Was the Flame Malware Spread Microsoft's Fault?
Last week I wrote about the somewhat newly discovered surveillance worm making its way through the Middle East. Well, Microsoft now says that it could have played a part in the distribution of the malware and pleads ignorance with concern to its role.
According to a Microsoft security advisory, the virus took advantage of a flaw in Microsoft's Terminal Server Licensing Services to create unauthentic Microsoft certificates. Once antivirus programs saw that the Flame was certified by Microsoft, the doors were open for it to cause havoc.
Seeing the error in its ways, Microsoft released a security update that will automatically revoke all bogus Microsoft certificates making their way through the wild. If you don't have automatic update on, go ahead and apply that bandage.
However, if you're not on a nation's watch list, and don't originate from Iran, chances are you'll be safe from infection -- this worm's targets have been a small and selective group of individuals that may or may not be in the terrorist industry.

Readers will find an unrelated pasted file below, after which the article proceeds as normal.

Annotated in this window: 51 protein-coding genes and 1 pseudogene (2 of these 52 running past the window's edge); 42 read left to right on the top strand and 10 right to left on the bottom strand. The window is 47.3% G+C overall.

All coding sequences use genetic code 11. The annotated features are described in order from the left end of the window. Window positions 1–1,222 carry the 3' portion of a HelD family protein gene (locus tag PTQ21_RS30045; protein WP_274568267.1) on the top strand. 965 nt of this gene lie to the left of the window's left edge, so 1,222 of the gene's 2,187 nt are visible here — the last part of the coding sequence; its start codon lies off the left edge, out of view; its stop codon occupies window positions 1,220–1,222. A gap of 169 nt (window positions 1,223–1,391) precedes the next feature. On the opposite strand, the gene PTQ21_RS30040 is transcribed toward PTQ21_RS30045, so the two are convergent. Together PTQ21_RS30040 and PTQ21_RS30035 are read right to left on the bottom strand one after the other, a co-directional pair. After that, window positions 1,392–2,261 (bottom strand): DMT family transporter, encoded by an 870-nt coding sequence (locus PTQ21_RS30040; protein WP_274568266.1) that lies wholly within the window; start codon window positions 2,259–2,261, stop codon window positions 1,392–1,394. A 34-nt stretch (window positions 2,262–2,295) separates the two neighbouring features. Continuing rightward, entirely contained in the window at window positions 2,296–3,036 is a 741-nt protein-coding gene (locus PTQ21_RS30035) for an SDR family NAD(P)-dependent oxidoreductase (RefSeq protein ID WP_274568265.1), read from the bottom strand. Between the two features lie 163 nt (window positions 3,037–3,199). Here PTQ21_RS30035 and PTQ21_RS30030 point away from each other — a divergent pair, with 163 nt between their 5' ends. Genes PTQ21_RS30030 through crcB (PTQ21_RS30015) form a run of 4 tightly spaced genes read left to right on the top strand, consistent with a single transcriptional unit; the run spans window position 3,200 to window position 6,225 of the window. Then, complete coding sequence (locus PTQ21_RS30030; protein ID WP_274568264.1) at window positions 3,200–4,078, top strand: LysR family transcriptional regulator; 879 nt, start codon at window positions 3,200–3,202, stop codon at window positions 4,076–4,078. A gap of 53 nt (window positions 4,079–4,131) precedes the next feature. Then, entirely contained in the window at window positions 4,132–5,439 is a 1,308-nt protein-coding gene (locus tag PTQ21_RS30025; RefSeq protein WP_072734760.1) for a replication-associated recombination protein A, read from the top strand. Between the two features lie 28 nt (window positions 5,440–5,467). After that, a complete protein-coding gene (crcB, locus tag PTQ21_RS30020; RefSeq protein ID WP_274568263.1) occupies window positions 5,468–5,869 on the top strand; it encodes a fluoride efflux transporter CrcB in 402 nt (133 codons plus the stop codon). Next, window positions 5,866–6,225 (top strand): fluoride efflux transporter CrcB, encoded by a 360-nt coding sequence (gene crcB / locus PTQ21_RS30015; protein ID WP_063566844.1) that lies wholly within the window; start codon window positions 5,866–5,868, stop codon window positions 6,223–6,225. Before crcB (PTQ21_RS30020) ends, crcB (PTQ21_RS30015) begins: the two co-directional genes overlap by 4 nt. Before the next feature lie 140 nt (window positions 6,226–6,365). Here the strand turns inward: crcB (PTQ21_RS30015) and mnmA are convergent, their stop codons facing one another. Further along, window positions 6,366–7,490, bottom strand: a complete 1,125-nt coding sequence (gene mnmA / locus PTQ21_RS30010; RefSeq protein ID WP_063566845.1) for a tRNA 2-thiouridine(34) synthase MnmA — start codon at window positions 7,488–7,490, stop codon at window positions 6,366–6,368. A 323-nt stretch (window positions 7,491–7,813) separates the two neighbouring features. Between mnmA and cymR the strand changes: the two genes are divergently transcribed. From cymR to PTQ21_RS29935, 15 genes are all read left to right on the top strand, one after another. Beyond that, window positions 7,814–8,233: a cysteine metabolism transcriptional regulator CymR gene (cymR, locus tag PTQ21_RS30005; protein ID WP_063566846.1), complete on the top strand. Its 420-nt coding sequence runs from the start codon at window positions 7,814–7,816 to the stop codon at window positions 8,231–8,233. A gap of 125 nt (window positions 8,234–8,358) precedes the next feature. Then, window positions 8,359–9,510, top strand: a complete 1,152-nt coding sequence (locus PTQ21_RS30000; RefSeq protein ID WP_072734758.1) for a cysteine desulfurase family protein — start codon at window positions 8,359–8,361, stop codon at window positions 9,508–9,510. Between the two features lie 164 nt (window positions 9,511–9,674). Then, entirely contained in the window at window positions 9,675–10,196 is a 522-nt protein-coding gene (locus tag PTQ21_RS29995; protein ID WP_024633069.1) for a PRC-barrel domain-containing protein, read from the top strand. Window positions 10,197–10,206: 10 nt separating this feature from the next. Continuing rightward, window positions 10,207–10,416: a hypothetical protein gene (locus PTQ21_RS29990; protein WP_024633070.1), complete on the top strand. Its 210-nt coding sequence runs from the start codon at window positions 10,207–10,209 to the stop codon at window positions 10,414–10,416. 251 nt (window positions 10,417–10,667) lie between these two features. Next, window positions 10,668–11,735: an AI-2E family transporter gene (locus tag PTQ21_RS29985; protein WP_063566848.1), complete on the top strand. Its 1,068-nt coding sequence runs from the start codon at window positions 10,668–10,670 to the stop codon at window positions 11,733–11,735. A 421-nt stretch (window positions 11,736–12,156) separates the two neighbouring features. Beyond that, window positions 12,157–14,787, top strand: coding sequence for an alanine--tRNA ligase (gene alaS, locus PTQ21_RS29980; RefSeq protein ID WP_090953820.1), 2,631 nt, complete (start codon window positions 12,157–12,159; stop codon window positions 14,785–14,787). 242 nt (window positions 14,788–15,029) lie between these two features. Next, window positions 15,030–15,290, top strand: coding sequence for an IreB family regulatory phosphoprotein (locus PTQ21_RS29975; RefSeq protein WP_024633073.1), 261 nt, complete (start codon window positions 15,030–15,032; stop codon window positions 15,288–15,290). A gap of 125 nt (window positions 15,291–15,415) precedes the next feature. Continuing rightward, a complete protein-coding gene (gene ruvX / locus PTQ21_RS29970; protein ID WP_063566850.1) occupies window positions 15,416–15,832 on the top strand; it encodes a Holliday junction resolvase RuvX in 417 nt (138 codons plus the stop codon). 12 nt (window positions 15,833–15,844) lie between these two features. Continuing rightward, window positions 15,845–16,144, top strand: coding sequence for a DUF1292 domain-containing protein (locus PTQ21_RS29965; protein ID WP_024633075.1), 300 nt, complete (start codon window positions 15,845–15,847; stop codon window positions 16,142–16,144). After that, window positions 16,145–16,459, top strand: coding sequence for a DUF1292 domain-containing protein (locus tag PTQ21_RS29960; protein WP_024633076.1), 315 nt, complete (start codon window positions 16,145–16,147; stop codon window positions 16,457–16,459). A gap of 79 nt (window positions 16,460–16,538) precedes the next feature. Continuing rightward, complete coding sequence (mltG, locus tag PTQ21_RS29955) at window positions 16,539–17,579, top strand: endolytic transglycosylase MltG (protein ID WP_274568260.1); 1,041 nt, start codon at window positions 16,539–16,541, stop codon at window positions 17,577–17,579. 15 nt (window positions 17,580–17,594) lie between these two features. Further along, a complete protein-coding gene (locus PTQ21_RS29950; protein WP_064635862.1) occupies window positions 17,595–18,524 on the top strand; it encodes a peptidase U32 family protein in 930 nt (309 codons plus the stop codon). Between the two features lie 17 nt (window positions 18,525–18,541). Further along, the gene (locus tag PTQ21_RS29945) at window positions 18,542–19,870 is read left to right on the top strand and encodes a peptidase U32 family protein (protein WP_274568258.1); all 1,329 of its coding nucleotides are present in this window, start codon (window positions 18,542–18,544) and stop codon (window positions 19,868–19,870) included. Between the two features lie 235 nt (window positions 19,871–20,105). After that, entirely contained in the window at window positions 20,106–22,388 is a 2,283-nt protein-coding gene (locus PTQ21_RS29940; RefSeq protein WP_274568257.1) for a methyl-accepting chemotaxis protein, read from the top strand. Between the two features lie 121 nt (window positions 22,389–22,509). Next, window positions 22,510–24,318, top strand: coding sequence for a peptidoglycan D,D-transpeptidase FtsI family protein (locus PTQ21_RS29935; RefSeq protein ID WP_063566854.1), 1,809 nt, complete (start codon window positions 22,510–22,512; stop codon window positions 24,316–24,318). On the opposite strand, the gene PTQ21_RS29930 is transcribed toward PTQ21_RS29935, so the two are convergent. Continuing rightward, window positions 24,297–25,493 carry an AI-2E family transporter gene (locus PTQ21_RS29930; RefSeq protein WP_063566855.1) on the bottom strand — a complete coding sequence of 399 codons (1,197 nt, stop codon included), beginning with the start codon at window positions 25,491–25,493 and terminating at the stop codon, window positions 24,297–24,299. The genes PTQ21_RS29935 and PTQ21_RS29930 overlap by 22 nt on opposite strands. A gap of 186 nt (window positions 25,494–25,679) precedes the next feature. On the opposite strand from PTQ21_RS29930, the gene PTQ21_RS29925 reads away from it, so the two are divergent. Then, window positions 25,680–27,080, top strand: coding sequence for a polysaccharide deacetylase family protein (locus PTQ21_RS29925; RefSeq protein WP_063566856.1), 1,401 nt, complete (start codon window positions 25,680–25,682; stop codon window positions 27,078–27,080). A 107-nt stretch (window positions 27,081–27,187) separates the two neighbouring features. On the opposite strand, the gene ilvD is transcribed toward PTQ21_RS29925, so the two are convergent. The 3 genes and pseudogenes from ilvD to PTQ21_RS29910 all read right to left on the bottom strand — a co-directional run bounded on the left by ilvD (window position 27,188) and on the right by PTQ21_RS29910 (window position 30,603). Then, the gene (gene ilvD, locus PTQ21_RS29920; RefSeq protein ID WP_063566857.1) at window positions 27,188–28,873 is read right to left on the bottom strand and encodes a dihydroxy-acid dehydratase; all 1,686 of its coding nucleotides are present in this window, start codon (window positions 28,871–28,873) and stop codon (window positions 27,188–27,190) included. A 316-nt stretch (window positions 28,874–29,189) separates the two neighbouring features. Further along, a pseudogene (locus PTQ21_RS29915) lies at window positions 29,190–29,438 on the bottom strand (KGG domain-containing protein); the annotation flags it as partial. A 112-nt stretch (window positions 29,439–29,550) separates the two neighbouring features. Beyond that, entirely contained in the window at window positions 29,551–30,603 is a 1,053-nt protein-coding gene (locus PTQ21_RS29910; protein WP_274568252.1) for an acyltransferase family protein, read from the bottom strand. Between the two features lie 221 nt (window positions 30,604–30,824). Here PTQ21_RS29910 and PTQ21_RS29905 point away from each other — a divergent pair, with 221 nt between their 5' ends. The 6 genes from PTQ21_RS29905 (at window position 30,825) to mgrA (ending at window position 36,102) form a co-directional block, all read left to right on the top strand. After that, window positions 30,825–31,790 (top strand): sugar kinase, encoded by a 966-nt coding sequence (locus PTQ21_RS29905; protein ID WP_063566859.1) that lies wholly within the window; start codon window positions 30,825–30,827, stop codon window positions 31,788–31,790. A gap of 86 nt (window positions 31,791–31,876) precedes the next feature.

As for Microsoft, while it didn't knowingly give the Flame architects the key to the Internet, it does hold some of the responsibility for the damage caused by it. Or so Andrew Storms, director of security operations for nCircle, believes.
"The discovery of a bug that's been used to circumvent Microsofts secure code certificate hierarchy is a major breach of trust, and it’s a big deal for every Microsoft user," said Storms. "It also underscores the delicate and problematic nature of the trust models behind every Internet transaction."
What do you think? Is it Microsoft's duty to customers to find and fix any bugs that could be used for harm? Or will hackers always find holes in software, no matter how secure it is? Let me know at firstname.lastname@example.org.